Washington — At its quarterly meeting December 19, the U.S. Millennium Challenge Corporation (MCC) board of directors selected Liberia, Niger, Sierra Leone, Morocco and Tanzania as eligible to develop proposals for new compacts, and Guatemala as eligible for a Threshold Program. The former African countries have been selected for big funding from the United States.
“This year’s selection decisions are a testament to the ‘MCC Effect,’ the ability of MCC to provide incentives for countries to adopt policy reforms and strengthen institutions in order to become eligible for an MCC compact,” said Daniel W. Yohannes, MCC’s chief executive officer. He continued to say that “Liberia, Niger and Sierra Leone have worked hard for several years to meet MCC’s rigorous eligibility standards, and the board is pleased to recognize these efforts by selecting them as eligible to develop compact proposals.” Examples of the types of reforms pursued by these countries range from new asset-disclosure requirements in an effort to combat corruption in Liberia to the introduction of free access to maternal and child health care in Sierra Leone to a dramatic increase in environmental protection in Niger.
The MCC Threshold Program is designed to help countries that are not yet eligible for MCC compacts but have demonstrated a significant commitment to improving policy performance on MCC’s selection criteria for compact grants. MCC works with Threshold Program countries to enact targeted policy and institutional reforms focusing on the policy areas underlying MCC’s eligibility indicators: ruling justly, investing in people and economic freedom. To date, MCC has signed Threshold Program agreements with 21 countries totaling more than $495 million. An MCC compact is a multiyear agreement between the MCC and an eligible country to fund specific programs targeted at reducing poverty and stimulating economic growth.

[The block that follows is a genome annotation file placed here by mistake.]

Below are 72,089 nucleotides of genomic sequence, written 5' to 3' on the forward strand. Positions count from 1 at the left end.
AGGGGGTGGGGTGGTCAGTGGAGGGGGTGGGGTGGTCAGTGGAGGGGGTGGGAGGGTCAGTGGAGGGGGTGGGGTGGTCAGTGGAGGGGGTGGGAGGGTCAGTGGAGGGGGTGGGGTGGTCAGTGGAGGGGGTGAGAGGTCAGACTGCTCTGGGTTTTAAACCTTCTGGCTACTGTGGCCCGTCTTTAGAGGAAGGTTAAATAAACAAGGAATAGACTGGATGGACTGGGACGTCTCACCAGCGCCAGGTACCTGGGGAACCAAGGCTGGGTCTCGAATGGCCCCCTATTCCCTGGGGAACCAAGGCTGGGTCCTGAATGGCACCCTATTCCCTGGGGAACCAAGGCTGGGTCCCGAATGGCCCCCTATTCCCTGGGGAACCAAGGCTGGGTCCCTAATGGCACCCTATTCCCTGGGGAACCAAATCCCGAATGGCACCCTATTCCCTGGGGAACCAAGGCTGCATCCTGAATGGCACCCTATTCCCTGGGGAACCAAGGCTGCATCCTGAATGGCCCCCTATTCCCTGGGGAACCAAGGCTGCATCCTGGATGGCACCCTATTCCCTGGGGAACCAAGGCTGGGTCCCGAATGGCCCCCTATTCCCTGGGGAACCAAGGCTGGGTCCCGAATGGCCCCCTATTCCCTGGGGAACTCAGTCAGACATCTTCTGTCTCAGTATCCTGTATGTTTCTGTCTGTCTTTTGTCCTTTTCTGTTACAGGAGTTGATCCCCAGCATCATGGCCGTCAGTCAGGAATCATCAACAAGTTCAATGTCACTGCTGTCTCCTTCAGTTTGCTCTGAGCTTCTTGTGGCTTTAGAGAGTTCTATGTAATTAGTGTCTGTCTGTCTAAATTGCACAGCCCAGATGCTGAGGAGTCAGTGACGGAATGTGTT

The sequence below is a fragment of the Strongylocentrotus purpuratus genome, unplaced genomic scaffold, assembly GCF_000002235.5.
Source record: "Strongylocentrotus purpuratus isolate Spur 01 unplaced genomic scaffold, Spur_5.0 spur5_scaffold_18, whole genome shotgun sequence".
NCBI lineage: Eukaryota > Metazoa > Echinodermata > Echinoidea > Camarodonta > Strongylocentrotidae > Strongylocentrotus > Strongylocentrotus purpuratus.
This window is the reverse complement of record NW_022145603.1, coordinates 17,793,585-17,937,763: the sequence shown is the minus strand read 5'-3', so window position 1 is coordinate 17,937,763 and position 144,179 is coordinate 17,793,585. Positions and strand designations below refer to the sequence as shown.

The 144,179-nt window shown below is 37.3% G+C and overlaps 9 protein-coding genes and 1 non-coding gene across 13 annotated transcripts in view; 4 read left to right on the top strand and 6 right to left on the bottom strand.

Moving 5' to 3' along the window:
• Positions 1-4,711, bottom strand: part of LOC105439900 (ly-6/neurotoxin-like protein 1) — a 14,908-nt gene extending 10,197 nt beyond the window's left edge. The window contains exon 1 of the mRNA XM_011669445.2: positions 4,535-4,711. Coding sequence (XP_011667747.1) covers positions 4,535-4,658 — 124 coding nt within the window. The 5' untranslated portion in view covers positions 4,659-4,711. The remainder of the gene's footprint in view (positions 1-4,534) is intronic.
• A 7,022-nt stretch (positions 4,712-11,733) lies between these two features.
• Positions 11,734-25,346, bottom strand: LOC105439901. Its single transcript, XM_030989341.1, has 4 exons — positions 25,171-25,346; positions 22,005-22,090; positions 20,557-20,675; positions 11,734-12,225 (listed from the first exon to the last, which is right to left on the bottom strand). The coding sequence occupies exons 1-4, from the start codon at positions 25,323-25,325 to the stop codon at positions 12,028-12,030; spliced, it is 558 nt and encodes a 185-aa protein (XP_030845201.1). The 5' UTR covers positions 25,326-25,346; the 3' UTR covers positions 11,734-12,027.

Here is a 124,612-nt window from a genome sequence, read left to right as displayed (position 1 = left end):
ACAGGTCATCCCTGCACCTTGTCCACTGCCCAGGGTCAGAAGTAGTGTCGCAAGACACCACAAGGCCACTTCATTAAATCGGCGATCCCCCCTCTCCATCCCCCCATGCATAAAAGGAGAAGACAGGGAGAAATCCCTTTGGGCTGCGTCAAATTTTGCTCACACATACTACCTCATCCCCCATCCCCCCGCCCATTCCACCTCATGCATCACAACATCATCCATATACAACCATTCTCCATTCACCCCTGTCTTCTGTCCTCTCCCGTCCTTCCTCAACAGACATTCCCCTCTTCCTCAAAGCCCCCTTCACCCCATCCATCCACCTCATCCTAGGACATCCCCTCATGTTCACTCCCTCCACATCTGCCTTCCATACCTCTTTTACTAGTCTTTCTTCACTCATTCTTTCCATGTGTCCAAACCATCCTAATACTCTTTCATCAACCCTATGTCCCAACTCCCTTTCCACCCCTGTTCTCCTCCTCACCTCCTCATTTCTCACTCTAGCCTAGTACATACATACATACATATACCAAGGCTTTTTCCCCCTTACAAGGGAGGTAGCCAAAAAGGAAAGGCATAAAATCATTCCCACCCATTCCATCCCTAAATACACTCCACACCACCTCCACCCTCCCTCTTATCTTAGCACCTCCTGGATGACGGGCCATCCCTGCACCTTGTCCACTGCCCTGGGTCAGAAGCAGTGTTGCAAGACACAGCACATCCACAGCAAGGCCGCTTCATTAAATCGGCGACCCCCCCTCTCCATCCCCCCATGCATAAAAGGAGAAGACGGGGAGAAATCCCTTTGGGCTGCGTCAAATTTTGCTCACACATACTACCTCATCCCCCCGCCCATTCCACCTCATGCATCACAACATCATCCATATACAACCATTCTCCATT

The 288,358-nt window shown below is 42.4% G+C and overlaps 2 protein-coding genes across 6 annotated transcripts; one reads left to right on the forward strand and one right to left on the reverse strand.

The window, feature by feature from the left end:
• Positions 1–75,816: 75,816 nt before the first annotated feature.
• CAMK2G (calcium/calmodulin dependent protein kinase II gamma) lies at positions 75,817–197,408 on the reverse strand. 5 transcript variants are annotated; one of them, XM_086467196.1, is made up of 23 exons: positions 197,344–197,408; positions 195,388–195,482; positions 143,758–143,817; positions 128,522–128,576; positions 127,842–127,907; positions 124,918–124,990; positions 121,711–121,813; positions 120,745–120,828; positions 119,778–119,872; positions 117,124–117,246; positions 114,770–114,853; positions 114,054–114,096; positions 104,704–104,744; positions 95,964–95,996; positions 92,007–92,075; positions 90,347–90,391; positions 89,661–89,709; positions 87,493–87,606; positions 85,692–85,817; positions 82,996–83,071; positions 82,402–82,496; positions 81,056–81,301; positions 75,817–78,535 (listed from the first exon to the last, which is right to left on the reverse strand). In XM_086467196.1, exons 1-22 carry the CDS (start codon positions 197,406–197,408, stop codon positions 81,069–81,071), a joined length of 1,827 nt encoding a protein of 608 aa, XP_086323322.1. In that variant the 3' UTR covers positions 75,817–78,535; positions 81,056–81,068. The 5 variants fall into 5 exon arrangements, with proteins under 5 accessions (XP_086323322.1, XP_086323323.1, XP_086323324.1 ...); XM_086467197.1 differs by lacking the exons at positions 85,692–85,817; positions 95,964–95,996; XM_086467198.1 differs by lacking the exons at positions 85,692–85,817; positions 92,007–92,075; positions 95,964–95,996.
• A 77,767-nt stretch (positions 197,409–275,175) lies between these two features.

Two current MCC compact countries, Morocco and Tanzania, were selected as eligible to develop second compact proposals. The countries have continued to perform well on the MCC scorecard and have been good development partners during first-compact implementation, MCC said. Second-compact eligibility depends on successful implementation of the first compact, continued good policy performance and development of proposals that have significant potential to promote economic growth and reduce poverty.
“MCC is pleased to have five countries selected as compact-eligible this year,” Yohannes said. “These countries, like others selected as compact-eligible, will need to compete for scarce budget resources by maintaining a strong commitment to democratic and economic governance and by developing high-quality, timely compact proposals to promote growth and reduce poverty.”
The board also chose Guatemala as eligible for a new Threshold Program. Guatemala is extremely close to meeting the MCC scorecard criteria, passing 10 indicators, including the Democratic Rights hurdle, and performing exactly on the median for Control of Corruption.
In addition to the new selections, the board re-selected Benin, El Salvador, Georgia and Ghana as eligible to continue developing compact proposals and Honduras and Nepal as eligible to continue developing Threshold Programs in 2013. No eligibility determinations were made for countries that have already signed compacts since these countries do not require annual re-selection, MCC said.